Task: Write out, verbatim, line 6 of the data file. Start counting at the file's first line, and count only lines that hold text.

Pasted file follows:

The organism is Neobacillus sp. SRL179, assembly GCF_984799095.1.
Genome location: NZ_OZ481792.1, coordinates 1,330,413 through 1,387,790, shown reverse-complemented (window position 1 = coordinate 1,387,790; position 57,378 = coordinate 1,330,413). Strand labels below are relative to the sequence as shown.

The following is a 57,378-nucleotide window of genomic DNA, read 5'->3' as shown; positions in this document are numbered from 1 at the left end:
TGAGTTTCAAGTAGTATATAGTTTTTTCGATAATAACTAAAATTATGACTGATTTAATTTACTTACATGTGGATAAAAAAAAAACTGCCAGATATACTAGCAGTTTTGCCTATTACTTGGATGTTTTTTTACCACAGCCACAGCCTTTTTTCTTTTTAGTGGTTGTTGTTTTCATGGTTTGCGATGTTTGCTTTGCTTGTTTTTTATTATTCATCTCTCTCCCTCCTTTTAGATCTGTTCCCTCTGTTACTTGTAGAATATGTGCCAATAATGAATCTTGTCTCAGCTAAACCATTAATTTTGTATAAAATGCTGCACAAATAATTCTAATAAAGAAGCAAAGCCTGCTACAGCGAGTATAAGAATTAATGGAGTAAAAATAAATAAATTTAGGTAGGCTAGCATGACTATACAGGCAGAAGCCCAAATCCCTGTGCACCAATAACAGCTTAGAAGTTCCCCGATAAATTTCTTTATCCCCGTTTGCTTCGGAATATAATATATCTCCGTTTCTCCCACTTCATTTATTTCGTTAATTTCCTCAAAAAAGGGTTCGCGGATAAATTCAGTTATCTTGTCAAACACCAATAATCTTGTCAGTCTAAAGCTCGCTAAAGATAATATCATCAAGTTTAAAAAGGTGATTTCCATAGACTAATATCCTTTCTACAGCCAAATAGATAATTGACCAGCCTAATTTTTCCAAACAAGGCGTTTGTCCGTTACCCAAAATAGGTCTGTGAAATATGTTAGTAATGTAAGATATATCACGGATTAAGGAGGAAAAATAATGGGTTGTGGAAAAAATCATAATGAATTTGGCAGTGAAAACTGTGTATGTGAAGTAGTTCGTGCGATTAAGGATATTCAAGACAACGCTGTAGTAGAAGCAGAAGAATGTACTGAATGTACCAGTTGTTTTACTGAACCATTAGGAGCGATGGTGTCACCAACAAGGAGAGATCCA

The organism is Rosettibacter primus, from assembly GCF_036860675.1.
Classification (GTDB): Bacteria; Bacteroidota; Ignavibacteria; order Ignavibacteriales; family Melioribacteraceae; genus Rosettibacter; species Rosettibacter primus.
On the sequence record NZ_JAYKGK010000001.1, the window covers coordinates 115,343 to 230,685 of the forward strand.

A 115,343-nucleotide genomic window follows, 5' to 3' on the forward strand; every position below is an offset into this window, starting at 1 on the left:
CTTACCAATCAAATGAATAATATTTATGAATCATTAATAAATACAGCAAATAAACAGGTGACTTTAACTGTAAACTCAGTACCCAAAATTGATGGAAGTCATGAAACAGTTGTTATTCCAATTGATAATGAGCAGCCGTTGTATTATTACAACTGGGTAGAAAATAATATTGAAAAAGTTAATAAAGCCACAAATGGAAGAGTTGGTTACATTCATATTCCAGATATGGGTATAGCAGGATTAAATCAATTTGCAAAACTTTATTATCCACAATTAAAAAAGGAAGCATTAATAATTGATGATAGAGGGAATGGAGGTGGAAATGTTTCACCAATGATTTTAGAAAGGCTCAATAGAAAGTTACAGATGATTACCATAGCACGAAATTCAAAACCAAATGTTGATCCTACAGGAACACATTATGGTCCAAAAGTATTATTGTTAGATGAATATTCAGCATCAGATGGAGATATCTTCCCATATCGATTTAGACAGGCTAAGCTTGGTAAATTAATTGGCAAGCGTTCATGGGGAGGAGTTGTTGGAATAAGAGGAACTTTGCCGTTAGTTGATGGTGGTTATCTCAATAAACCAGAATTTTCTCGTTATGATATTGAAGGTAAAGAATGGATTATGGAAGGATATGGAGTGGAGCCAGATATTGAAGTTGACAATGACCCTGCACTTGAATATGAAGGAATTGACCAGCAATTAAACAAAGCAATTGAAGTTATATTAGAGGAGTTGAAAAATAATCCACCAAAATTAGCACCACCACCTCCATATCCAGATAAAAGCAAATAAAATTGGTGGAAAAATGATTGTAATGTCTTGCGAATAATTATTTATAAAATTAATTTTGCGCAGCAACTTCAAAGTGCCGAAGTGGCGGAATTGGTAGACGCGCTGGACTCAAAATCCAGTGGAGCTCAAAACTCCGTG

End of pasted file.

Classification (GTDB): Bacteria; Bacteroidota; Ignavibacteria; order Ignavibacteriales; family Melioribacteraceae; genus Rosettibacter; species Rosettibacter primus.